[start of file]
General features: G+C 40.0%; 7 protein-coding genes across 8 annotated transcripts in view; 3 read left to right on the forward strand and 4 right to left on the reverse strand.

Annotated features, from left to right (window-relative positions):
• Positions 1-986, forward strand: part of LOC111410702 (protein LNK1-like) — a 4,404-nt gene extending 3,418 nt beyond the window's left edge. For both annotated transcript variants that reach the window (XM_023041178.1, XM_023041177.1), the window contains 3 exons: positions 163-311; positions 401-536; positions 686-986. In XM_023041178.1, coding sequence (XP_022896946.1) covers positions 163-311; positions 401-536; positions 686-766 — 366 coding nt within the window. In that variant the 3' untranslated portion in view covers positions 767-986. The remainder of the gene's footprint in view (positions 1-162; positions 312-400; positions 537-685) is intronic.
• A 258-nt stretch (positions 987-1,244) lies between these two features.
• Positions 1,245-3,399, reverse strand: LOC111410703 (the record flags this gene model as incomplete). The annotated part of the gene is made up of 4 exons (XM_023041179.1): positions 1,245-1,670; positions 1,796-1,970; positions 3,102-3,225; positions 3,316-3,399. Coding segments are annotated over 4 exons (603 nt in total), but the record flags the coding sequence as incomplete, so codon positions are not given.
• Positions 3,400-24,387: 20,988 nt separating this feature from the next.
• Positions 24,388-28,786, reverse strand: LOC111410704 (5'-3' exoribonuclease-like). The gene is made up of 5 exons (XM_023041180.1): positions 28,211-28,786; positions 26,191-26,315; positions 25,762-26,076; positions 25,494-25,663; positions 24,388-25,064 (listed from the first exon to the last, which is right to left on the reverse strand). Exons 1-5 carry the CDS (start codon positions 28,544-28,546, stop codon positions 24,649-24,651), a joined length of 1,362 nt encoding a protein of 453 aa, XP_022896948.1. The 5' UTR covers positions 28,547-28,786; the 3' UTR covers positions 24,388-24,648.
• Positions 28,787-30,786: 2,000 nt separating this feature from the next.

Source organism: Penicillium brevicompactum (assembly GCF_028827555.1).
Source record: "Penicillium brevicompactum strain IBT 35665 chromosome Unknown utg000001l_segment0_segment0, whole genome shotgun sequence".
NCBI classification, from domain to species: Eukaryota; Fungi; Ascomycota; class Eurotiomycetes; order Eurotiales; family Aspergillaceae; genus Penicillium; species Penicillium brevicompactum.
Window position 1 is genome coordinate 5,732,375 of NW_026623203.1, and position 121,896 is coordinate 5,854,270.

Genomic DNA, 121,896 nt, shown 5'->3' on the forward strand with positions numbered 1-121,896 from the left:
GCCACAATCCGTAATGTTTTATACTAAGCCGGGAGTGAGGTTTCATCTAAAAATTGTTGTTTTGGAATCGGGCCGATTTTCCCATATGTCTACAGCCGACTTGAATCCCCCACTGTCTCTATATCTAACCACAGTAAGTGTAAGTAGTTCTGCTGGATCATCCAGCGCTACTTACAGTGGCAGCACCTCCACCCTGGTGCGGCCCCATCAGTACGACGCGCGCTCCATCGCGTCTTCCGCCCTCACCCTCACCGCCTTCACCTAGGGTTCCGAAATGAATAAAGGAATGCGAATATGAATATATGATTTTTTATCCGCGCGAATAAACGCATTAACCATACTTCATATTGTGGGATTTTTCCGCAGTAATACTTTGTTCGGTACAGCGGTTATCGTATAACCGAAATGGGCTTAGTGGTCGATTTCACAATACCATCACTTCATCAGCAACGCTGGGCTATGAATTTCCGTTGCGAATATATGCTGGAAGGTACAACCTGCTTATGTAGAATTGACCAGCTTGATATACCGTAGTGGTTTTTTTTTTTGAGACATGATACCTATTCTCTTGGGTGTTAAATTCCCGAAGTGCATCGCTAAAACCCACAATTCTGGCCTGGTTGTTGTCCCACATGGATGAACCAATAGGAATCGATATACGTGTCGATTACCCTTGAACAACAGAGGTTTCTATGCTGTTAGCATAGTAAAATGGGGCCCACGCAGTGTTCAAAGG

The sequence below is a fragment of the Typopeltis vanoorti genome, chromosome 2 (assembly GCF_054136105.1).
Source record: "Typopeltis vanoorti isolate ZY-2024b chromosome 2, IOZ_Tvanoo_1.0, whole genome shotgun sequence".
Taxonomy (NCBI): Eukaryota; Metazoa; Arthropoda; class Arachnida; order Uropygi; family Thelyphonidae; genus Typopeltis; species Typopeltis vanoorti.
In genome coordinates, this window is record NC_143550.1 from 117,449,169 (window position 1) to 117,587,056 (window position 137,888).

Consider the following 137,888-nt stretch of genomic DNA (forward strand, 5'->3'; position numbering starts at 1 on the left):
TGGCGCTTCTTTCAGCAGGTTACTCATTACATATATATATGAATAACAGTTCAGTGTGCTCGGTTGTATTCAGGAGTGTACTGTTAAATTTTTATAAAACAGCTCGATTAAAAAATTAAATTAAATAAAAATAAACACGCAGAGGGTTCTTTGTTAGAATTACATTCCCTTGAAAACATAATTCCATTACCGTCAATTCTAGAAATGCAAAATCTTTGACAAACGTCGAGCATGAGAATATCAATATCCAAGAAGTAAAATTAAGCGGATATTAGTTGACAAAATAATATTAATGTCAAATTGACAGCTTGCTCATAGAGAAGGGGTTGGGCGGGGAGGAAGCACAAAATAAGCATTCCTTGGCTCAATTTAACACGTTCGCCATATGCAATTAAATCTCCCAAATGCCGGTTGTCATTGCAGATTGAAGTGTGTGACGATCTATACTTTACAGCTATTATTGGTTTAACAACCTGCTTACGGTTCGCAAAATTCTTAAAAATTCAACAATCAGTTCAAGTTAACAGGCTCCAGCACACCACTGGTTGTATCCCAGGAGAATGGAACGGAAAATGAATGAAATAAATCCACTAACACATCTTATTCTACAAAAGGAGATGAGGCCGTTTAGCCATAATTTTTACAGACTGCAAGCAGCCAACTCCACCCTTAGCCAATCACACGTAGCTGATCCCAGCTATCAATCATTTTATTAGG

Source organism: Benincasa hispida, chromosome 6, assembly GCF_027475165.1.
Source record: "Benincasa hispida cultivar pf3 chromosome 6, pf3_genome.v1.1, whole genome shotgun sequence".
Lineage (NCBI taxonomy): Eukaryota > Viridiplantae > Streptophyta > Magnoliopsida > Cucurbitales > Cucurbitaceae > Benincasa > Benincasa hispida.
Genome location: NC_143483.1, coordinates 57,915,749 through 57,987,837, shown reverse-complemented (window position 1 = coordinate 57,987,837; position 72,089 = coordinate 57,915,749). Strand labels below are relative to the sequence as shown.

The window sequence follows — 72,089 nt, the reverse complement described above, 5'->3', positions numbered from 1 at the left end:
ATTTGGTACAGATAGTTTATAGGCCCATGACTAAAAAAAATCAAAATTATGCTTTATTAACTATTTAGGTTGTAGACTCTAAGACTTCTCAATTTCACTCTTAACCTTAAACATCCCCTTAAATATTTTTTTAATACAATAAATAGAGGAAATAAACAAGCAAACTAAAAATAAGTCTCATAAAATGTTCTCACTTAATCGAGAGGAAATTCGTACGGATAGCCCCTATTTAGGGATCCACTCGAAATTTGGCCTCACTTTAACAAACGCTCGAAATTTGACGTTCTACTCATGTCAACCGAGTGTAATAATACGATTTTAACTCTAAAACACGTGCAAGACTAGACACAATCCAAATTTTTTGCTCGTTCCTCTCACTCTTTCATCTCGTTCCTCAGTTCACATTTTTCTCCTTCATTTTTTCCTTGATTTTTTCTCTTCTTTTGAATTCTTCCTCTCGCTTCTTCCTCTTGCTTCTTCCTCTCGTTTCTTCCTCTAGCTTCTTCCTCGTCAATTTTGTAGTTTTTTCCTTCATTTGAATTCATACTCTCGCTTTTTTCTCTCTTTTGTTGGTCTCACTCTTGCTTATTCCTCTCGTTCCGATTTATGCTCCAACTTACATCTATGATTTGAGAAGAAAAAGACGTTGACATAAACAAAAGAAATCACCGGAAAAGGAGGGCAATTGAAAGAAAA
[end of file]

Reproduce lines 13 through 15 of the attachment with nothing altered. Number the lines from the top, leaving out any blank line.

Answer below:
Genomic DNA, 121,896 nt, shown 5'->3' on the forward strand with positions numbered 1-121,896 from the left:
GCCACAATCCGTAATGTTTTATACTAAGCCGGGAGTGAGGTTTCATCTAAAAATTGTTGTTTTGGAATCGGGCCGATTTTCCCATATGTCTACAGCCGACTTGAATCCCCCACTGTCTCTATATCTAACCACAGTAAGTGTAAGTAGTTCTGCTGGATCATCCAGCGCTACTTACAGTGGCAGCACCTCCACCCTGGTGCGGCCCCATCAGTACGACGCGCGCTCCATCGCGTCTTCCGCCCTCACCCTCACCGCCTTCACCTAGGGTTCCGAAATGAATAAAGGAATGCGAATATGAATATATGATTTTTTATCCGCGCGAATAAACGCATTAACCATACTTCATATTGTGGGATTTTTCCGCAGTAATACTTTGTTCGGTACAGCGGTTATCGTATAACCGAAATGGGCTTAGTGGTCGATTTCACAATACCATCACTTCATCAGCAACGCTGGGCTATGAATTTCCGTTGCGAATATATGCTGGAAGGTACAACCTGCTTATGTAGAATTGACCAGCTTGATATACCGTAGTGGTTTTTTTTTTTGAGACATGATACCTATTCTCTTGGGTGTTAAATTCCCGAAGTGCATCGCTAAAACCCACAATTCTGGCCTGGTTGTTGTCCCACATGGATGAACCAATAGGAATCGATATACGTGTCGATTACCCTTGAACAACAGAGGTTTCTATGCTGTTAGCATAGTAAAATGGGGCCCACGCAGTGTTCAAAGG

The sequence below is a fragment of the Typopeltis vanoorti genome, chromosome 2 (assembly GCF_054136105.1).